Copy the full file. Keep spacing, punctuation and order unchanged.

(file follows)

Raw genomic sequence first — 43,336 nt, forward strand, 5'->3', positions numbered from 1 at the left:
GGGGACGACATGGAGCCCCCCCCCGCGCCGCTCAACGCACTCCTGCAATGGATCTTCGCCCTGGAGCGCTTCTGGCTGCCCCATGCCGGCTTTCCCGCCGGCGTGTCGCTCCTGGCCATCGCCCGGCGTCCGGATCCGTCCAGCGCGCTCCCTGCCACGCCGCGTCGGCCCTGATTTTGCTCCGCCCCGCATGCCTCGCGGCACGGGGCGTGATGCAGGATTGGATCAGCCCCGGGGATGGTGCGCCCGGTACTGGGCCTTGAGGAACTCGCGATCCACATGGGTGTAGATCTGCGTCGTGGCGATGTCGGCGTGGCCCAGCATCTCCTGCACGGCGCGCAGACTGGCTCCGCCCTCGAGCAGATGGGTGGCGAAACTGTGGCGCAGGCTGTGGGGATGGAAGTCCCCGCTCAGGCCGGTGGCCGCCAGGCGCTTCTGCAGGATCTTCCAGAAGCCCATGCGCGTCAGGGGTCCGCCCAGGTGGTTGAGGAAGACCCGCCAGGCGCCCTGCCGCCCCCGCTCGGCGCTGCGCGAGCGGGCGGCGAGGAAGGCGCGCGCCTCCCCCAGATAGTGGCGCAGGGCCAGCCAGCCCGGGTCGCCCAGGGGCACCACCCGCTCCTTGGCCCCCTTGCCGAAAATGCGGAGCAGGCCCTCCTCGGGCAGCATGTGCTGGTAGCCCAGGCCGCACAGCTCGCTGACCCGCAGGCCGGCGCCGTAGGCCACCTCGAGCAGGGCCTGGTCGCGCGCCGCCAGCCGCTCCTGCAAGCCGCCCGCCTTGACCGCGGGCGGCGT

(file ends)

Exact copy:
Raw genomic sequence first — 43,336 nt, forward strand, 5'->3', positions numbered from 1 at the left:
GGGGACGACATGGAGCCCCCCCCCGCGCCGCTCAACGCACTCCTGCAATGGATCTTCGCCCTGGAGCGCTTCTGGCTGCCCCATGCCGGCTTTCCCGCCGGCGTGTCGCTCCTGGCCATCGCCCGGCGTCCGGATCCGTCCAGCGCGCTCCCTGCCACGCCGCGTCGGCCCTGATTTTGCTCCGCCCCGCATGCCTCGCGGCACGGGGCGTGATGCAGGATTGGATCAGCCCCGGGGATGGTGCGCCCGGTACTGGGCCTTGAGGAACTCGCGATCCACATGGGTGTAGATCTGCGTCGTGGCGATGTCGGCGTGGCCCAGCATCTCCTGCACGGCGCGCAGACTGGCTCCGCCCTCGAGCAGATGGGTGGCGAAACTGTGGCGCAGGCTGTGGGGATGGAAGTCCCCGCTCAGGCCGGTGGCCGCCAGGCGCTTCTGCAGGATCTTCCAGAAGCCCATGCGCGTCAGGGGTCCGCCCAGGTGGTTGAGGAAGACCCGCCAGGCGCCCTGCCGCCCCCGCTCGGCGCTGCGCGAGCGGGCGGCGAGGAAGGCGCGCGCCTCCCCCAGATAGTGGCGCAGGGCCAGCCAGCCCGGGTCGCCCAGGGGCACCACCCGCTCCTTGGCCCCCTTGCCGAAAATGCGGAGCAGGCCCTCCTCGGGCAGCATGTGCTGGTAGCCCAGGCCGCACAGCTCGCTGACCCGCAGGCCGGCGCCGTAGGCCACCTCGAGCAGGGCCTGGTCGCGCGCCGCCAGCCGCTCCTGCAAGCCGCCCGCCTTGACCGCGGGCGGCGT